I'm currently trying to regulate the voltage on an inductive load. The idea is to use an opamp to divide the actual voltage across the coil down, compare it to a set voltage and drive a FET so that the desired voltage is reached.

This is my current design. The first try was without the push-pull buffer but adding it (because the OP can't deliver much current) didn't really improve things. I know that I'm actually measuring the voltage across the transistor, not the coil, but since they're in series, it should have the same effect.

Current through the coil will be between 1 and 1.5A, the coils DC Resistance is 10.5 Ohms.


simulate this circuit – Schematic created using CircuitLab

The circuit works in simulation but is heavily oscillating in reality. When I turn the potentiometer, the "duty cycle" of the oscillation changes, but it only ever stops oscillating if the control voltage is either 0 or 5V.

It looks like this on the scope, where the pink trace is the control voltage on the - input of the OP, yellow is the divided down voltage across the FET on the + input of the OP and blue is the output of the OP:

enter image description here

I would be very greatful if someone could point me in the right direction. I don't know, what else I could try.

Thanks in advance

Edit: I kind of improved the situation by leaving out the push-pull stage and conencting the opamp output via a ~200kOhm series resistor to the FET gate. The circuit looks like this now: The first stage calculated the differential voltage across the coil and divides it by approximately 7 so it can fit in the 5V rails of the opamps.


simulate this circuit

It does what it's supposed to, now, at least somewhat reasonably. Any hints on how to reduce the ringing on the step response would be much appreciated though. (Blue trace is a step on the control voltage, yellow is the response) enter image description here

  • \$\begingroup\$ if you try to keep a DC voltage, say +7,5V staying stable at the drain of the M1, your load must have substantial DC resistance to prevent some enormous DC current which draws the PSU on its knees.. How many ohms you have hidden in L1 and what is the intended voltage range at the drain of M1? How many amps you expect as Id for M1? In addition there are the common control system stability problems. We can sort them out after seeing the solution is possible in terms of volts, ohms and amps. \$\endgroup\$ – user287001 Dec 31 '17 at 15:08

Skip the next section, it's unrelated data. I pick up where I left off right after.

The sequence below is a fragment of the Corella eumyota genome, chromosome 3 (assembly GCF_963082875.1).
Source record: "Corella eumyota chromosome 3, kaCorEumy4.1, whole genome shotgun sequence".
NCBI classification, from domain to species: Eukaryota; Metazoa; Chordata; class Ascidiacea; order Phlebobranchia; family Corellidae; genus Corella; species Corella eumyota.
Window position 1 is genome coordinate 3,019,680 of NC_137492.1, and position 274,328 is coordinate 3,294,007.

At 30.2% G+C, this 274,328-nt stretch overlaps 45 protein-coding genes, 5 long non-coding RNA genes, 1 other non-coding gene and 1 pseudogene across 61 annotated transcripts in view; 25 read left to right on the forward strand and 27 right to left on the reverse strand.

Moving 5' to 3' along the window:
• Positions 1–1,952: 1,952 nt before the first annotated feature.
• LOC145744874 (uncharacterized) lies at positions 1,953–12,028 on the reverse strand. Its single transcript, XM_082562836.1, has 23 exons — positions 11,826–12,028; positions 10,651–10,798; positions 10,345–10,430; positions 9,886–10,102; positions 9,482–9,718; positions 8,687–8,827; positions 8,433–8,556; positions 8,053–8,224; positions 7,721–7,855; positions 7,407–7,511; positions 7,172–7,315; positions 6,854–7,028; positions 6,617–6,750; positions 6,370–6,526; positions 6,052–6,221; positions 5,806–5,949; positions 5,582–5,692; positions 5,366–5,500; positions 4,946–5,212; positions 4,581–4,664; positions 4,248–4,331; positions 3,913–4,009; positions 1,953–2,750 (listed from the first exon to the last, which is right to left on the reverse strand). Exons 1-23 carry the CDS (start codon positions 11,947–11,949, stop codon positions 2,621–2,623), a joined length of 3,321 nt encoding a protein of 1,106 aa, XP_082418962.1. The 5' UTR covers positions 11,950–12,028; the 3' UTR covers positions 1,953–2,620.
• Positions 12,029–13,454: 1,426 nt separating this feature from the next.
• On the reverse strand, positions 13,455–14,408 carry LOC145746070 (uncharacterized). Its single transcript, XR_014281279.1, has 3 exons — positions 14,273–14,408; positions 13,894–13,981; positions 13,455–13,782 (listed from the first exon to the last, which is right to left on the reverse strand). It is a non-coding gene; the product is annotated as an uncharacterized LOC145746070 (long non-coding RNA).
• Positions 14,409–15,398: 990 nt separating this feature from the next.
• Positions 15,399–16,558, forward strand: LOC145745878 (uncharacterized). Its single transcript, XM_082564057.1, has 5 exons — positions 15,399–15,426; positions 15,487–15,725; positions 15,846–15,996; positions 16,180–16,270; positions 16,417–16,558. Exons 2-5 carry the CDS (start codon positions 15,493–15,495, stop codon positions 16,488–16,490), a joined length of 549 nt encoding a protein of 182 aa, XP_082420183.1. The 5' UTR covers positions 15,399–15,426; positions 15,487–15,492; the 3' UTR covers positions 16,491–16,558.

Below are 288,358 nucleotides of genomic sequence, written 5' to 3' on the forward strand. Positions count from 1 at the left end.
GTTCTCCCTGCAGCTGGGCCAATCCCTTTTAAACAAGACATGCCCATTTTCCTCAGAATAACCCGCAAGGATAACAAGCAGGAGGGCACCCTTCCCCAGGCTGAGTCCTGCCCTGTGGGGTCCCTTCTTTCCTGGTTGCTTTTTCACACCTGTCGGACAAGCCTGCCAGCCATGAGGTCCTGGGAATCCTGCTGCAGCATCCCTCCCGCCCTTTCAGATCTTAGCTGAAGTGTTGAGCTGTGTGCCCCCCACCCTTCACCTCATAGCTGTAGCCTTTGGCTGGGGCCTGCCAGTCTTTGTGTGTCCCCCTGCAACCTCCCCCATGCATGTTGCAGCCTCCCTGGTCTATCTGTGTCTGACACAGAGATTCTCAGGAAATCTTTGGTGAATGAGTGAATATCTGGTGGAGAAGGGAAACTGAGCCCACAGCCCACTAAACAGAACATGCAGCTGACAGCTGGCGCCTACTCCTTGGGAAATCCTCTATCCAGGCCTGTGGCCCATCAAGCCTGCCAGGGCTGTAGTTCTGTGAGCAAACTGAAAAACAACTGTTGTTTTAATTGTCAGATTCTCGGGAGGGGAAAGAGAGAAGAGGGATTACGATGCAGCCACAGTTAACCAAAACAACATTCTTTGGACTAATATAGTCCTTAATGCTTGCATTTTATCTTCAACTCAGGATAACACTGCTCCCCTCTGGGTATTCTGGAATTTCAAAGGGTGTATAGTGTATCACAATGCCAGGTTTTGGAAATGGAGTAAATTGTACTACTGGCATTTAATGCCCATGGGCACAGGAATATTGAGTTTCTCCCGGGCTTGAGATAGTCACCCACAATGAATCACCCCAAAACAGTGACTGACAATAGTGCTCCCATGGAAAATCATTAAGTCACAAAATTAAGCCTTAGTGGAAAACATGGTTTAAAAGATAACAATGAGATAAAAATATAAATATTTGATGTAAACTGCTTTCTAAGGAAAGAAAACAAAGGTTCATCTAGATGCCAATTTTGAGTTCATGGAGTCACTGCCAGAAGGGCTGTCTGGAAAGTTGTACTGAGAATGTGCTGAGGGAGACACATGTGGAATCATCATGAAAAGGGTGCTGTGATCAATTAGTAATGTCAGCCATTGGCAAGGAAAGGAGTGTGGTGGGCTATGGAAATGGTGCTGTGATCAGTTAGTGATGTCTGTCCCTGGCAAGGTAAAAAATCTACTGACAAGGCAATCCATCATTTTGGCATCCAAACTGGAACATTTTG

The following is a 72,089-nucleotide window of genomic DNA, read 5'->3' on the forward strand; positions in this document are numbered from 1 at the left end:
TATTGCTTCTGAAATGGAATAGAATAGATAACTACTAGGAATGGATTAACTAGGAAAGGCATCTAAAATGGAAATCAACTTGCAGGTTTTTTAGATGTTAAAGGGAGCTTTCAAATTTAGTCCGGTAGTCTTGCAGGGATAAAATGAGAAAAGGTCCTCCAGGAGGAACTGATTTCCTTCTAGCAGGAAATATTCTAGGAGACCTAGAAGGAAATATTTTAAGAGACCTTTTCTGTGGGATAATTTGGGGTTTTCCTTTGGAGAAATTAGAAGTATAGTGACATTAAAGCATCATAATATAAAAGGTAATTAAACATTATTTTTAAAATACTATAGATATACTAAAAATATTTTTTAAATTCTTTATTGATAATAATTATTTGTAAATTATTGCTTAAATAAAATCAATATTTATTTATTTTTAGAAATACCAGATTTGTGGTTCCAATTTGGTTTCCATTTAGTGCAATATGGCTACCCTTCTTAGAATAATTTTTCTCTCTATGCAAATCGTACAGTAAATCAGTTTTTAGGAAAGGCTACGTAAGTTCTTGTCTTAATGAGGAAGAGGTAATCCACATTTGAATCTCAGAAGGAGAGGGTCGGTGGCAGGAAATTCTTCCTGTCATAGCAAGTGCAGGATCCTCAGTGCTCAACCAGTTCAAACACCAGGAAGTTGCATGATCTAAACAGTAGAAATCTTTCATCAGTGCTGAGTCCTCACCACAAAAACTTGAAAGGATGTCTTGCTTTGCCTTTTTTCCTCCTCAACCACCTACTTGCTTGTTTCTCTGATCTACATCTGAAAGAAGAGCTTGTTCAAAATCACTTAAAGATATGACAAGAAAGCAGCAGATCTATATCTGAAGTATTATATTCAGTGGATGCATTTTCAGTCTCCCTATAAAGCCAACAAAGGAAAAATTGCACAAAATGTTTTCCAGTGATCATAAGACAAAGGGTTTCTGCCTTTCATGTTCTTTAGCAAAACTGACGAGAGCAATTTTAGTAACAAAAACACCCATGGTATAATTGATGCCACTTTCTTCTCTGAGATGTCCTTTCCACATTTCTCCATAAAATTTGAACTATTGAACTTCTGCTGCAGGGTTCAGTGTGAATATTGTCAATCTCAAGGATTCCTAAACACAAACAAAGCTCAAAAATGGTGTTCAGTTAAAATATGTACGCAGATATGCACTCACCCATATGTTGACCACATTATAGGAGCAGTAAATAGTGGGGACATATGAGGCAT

• \$\begingroup\$ Hi @user287001, L1 has 10.5 Ohms DC Resistance, the current range is between 0 and 1.5A, so with an operating point of 1A, there will be around 9.5V left at the Drain of the FET. I calculated the power dissipation curve and mounted the FET on an appropriate heat sink. I'll add this information to my original post, thanks for pointing it out. (I also partially fixed the problem by leaving out the push-pull buffer and adding 200kOhm in series between the op output and the FET Gate, Ill put a screenshot in my original post, maybe you can help interpreting it and further improving it) \$\endgroup\$ – Felix S Dec 31 '17 at 15:19
  • \$\begingroup\$ Replace the the load with a fixed 10 Ohm resistor to see, if your control circuit rings. Be sure that you have both GND clips connected in your scope probes (=no long GND routes, which act as resonant coils). Have you some hidden capacitance, too in the load? That would make the circuit resonant. If you inductance 220mH is written right, the resonance frequency of the inductor probably is much lower than the ringing frequency assuming even 500pF self capacitance. \$\endgroup\$ – user287001 Dec 31 '17 at 17:14
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    \$\begingroup\$ Try reducing the gain of OA4 to something like 100. \$\endgroup\$ – Spehro Pefhany Dec 31 '17 at 18:10

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